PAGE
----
- Action is always better than inaction. In terms of back surgery, a retrospective study showed that refraining from surgery often produces a better outcome. Two years following a back injury, 33 percent of the patients who treated their pain without surgery were not back at work, while 74 percent of those who had surgery had not returned — and 85 percent of the latter group were on narcotics.
- Newer is always better. In fact reliability is not well-established with new products and procedures. For example, early enthusiasm for the use of a bone marrow transplant in the treatment of metastatic breast cancer has not proved to be effective over time.
- It’s all about avoiding death. If this were the only important value in life, why would we climb mountains or swim in the ocean? And why wouldn’t we lower the national speed limit to 55? Values such as quality of life can take precedent over aggressively fighting death. “We should also recognize that a fixation on preventing death can diminish life,” he said.
A Christiana Care panel engaged with Dr. Welch in a wide-ranging discussion moderated by Eric V. Jackson, M.D., MBA, associate director of the Value Institute and director of the Center for Health Care Delivery Science. Insights from the panel included:
- Omar Khan, M.D., MHS, FAAFP, physician leader for the Primary Care & Community Medicine Service Line and medical director for Community Health and the Eugene duPont Preventive Medicine & Rehabilitation Institute addressed the importance of family doctors. He pointed out that primary care physicians have the opportunity and privilege of becoming an integral part of their patients’ lives, encouraging their efforts to improve their diet and exercise, and helping them negotiate the puzzling and sometimes conflicting advice that can lead to unnecessary interventions.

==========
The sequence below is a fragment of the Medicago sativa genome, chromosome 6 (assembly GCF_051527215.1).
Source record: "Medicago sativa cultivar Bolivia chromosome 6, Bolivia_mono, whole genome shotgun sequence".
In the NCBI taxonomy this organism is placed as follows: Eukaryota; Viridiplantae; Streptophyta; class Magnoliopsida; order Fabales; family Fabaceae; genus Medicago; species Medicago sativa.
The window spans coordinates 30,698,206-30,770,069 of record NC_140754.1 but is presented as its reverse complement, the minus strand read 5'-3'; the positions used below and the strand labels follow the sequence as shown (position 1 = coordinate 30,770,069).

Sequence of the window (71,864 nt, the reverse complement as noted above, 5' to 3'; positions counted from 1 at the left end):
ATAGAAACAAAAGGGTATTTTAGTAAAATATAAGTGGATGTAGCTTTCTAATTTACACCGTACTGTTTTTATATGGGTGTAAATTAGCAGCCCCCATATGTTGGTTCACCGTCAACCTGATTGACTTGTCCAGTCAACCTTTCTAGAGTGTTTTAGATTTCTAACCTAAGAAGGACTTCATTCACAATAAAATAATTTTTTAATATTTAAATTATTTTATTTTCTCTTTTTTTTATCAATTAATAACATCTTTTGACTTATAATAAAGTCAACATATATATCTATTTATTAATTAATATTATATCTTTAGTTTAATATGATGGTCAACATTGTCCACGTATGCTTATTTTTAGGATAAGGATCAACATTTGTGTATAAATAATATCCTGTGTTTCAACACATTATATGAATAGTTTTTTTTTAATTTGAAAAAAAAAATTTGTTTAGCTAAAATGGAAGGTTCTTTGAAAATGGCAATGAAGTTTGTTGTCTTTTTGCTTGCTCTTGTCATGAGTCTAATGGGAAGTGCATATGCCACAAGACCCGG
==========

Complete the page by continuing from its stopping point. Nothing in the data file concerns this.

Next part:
- Teresa Corbo, Pharm.D., MHCDS, FASHP, vice president of Christiana Care Pharmacy Services, and Value-Institute-Dartmouth Scholar, was asked how the less-is-more approach applies to prescriptions. She said that the most common side effects of medications are often presented to patients, but this does not always include all of a drug’s potential secondary effects. Patients can’t make a fully informed decision unless the drug’s full profile is shared.
- Daniel J. Elliott, M.D., MSCE, FACP, medical director of Quality Partners and the Quality Partners Accountable Care Organization and a Research Scholar in the Value Institutem, discussed areas of improvement in communication with patients. He noted the challenge of explaining relative and absolute risk when describing medical options to patients. Both are important, but unless options are boiled down to something easy to explain, it is hard to incorporate these concepts into everyday practice.
- Bettina Tweardy Riveros, Esq., chief health equity officer, spoke about ways to empower Delawareans to take more control of their health through positive food choices. She observed that The Food Trust, a non-profit that helps make affordable nutritious food accessible to everyone, is working in Delaware communities to encourage the development of healthy food retail, expand the variety of food offerings and provide consumers with information to support healthy decisions.
Participants thanked Dr. Welch for his timely and nuanced presentation. They also noted that Christiana Care is well-positioned to strike a balance in favor of high-value care as Delaware’s leading medical provider, and is already having a positive impact by advocating lifestyles that advance the overall health of our neighbors.